Newt surveys

The sun is shining, the weather is getting warmer and Scarborough Nixon Associates Ltd’s licenced surveyors have started the seasons great crested newt evening surveys.

Great crested newt surveys are undertaken in spring when the animals are in their aquatic habitat. Surveys to establish presence/absence must be undertaken between March and June, therefore forward planning is essential to prevent costly delays. Scarborough Nixon Associates Ltd undertake pond and water body assessments as part of any ecological appraisal and can advise on the likely requirement for great crested newt surveys.

Contact us today to discuss your project.

’tis the season…

…for bat hibernation checks!

The bat activity survey season may be finished for the year, but the team at Scarborough Nixon Associates Ltd will be carrying out hibernation surveys for bats throughout December, January and February.

Sites to be surveyed include Tattershall Carrs, a Woodland Trust site, recently seen on BBC Countryfile! Over the last couple of years, Ian Nixon has led a project to transform some of the Stanton shelters and remaining wartime structures within the woodland to provide winter roosting features for bats. The features include bat boxes and the specially designed Lincolnshire Bat Brick. These features have now been in place for 18 months, and hibernation surveys in winter 2015/2016 showed that the structures were being used by small numbers of bats, including brown long-eared and Natterer’s. This winter, further hibernation surveys will take place to monitor the population of hibernating bats within the woodland, and all data will be submitted to Bat Conservation Trust as part of the National Bat Monitoring Programme.

The photo’s show Ian with the Countryfile team filming in the bunkers.

Water vole update

In January 2016, a class licence (CL31) was introduced to “intentionally damage or destroy water vole burrows and to disturb by displacing water voles occupying burrows before carrying out lawful development works”. Scarborough Nixon Associates Ltd are pleased to announce that they have completed the licensing process with Natural England and are registered to use the class licence to carry out water vole displacement work.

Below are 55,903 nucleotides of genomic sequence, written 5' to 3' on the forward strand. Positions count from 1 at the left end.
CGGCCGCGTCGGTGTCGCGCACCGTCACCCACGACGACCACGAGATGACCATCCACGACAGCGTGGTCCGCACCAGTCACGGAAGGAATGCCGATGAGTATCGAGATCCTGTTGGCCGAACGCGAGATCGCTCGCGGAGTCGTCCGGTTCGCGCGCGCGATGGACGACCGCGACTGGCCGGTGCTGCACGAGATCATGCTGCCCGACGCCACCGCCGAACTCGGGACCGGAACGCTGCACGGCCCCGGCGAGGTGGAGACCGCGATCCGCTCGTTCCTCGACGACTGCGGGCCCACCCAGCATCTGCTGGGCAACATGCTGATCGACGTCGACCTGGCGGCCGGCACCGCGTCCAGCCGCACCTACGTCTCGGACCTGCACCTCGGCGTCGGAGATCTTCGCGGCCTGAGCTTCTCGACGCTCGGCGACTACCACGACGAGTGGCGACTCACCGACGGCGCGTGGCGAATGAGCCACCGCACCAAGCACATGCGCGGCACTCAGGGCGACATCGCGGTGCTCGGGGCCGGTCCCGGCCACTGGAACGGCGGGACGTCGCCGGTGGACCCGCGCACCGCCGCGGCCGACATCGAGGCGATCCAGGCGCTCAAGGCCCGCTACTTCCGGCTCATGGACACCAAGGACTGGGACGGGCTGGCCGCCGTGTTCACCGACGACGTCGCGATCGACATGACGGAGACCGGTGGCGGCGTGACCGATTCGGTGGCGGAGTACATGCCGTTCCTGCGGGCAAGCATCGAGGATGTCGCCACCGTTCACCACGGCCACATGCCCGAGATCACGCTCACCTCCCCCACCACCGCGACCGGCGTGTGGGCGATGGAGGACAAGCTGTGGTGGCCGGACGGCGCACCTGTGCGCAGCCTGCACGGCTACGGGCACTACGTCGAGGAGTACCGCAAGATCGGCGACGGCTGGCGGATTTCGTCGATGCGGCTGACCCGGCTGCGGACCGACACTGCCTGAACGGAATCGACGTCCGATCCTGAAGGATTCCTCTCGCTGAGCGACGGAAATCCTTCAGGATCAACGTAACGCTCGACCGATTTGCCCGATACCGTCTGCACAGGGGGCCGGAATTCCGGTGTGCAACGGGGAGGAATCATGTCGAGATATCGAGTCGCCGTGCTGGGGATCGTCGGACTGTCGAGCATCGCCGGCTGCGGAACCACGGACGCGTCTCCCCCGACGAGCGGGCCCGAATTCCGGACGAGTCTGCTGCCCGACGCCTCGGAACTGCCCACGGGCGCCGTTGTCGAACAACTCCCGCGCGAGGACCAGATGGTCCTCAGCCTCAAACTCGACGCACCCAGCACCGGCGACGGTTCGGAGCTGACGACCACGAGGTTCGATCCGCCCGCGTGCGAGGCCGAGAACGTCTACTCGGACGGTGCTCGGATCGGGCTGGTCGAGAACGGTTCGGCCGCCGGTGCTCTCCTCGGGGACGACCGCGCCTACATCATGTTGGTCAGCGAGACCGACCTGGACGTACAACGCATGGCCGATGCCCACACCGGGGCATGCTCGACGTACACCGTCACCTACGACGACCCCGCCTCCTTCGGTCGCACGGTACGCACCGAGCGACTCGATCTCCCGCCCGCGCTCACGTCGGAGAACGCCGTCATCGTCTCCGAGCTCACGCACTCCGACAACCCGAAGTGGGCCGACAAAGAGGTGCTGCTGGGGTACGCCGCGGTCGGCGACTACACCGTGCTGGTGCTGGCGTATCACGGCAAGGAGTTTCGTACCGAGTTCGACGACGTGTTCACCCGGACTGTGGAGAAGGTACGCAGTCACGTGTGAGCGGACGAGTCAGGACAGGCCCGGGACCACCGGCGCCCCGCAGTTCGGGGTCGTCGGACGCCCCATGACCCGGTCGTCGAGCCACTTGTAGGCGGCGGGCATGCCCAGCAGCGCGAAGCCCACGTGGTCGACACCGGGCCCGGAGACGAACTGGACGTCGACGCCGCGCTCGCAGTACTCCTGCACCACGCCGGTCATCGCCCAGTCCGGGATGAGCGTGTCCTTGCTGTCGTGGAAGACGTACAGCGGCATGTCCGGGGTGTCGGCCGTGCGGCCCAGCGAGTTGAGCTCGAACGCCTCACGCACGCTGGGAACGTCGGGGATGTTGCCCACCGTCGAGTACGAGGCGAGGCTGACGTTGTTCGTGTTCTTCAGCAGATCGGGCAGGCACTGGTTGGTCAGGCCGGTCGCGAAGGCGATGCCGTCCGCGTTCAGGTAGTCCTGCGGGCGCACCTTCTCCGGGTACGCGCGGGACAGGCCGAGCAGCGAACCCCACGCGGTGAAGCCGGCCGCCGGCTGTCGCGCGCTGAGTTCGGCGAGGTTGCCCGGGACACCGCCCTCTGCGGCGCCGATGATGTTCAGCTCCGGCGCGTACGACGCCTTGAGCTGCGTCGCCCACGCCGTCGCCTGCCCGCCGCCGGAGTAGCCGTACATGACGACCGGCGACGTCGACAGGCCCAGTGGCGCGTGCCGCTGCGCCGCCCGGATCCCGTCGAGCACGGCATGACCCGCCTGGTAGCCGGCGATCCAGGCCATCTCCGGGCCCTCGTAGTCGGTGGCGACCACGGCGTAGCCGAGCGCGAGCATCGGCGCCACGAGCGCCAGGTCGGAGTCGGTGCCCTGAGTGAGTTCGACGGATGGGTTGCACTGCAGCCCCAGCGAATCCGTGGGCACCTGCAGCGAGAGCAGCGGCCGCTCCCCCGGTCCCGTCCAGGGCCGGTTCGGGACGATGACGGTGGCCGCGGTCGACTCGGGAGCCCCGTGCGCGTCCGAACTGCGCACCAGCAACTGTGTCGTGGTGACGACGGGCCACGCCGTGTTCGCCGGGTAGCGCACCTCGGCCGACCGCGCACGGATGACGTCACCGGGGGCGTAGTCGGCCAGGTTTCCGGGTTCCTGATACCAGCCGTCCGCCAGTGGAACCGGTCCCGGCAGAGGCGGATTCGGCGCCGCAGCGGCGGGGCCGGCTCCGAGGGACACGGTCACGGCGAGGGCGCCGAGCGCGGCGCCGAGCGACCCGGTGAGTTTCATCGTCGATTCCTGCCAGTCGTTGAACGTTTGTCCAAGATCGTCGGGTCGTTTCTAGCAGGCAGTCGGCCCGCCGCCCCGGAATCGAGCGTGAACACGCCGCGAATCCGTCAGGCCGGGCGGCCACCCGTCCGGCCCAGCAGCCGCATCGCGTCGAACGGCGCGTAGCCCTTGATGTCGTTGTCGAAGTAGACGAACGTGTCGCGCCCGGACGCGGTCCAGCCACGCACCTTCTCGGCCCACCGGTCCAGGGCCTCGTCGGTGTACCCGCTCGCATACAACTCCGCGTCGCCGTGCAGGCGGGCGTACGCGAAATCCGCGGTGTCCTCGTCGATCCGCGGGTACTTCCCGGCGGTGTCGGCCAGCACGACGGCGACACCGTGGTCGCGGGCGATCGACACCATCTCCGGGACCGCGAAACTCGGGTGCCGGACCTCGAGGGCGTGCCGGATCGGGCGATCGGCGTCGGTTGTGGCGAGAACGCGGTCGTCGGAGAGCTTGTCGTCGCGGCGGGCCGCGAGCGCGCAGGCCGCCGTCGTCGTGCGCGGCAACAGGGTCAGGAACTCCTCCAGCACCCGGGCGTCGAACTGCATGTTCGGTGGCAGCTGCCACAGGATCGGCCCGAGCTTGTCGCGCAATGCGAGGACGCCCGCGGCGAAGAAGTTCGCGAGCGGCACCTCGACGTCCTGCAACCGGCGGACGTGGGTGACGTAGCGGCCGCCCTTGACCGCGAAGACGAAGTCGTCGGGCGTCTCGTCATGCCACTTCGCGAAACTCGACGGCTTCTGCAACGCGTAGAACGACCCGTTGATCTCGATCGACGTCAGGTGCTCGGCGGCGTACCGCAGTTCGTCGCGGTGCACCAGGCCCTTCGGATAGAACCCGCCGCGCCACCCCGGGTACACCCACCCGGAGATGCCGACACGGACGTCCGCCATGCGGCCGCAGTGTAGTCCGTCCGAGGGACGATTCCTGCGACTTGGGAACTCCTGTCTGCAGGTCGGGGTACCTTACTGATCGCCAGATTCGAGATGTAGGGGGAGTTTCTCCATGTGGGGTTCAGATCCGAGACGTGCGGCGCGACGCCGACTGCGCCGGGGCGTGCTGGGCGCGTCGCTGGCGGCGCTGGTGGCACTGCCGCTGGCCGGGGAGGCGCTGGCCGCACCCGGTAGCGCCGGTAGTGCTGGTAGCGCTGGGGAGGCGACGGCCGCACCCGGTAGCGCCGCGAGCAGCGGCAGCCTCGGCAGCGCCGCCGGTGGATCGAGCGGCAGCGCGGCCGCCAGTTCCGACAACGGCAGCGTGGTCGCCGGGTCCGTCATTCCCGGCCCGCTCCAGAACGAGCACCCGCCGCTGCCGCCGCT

Scarborough Nixon Associates Ltd offer water vole surveys both as part of our general walkover surveys and ecological assessments and also as focused species specific surveys, for a range of clients including private developers, internal drainage boards and The Environment Agency. All our survey work and water vole displacement work is undertaken by experienced ecologists in accordance with the latest industry guidelines, published in The Water Vole Mitigation Handbook (Dean et al. 2016).

Hartsholme Bats

Bat surveys were carried out along a length of footpath at Hartsholme Country Park on behalf of Lincoln City Council. A transect survey showed that six different species of bat are commuting and foraging around the footpath and the adjacent areas of wet woodland and open water. The species recorded on site were common pipistrelle, soprano pipistrelle, brown long-eared, Daubenton’s, barbastelle and noctule.

Botanical surveys were also carried out, yielding many notable woodland species including broad buckler-fern, male-fern, lady-fern, common dog-violet, common figwort, enchanter’s nightshade, greater stitchwort, lesser stitchwort, skullcap, three-nerved sandwort, wild strawberry and wood false-brome.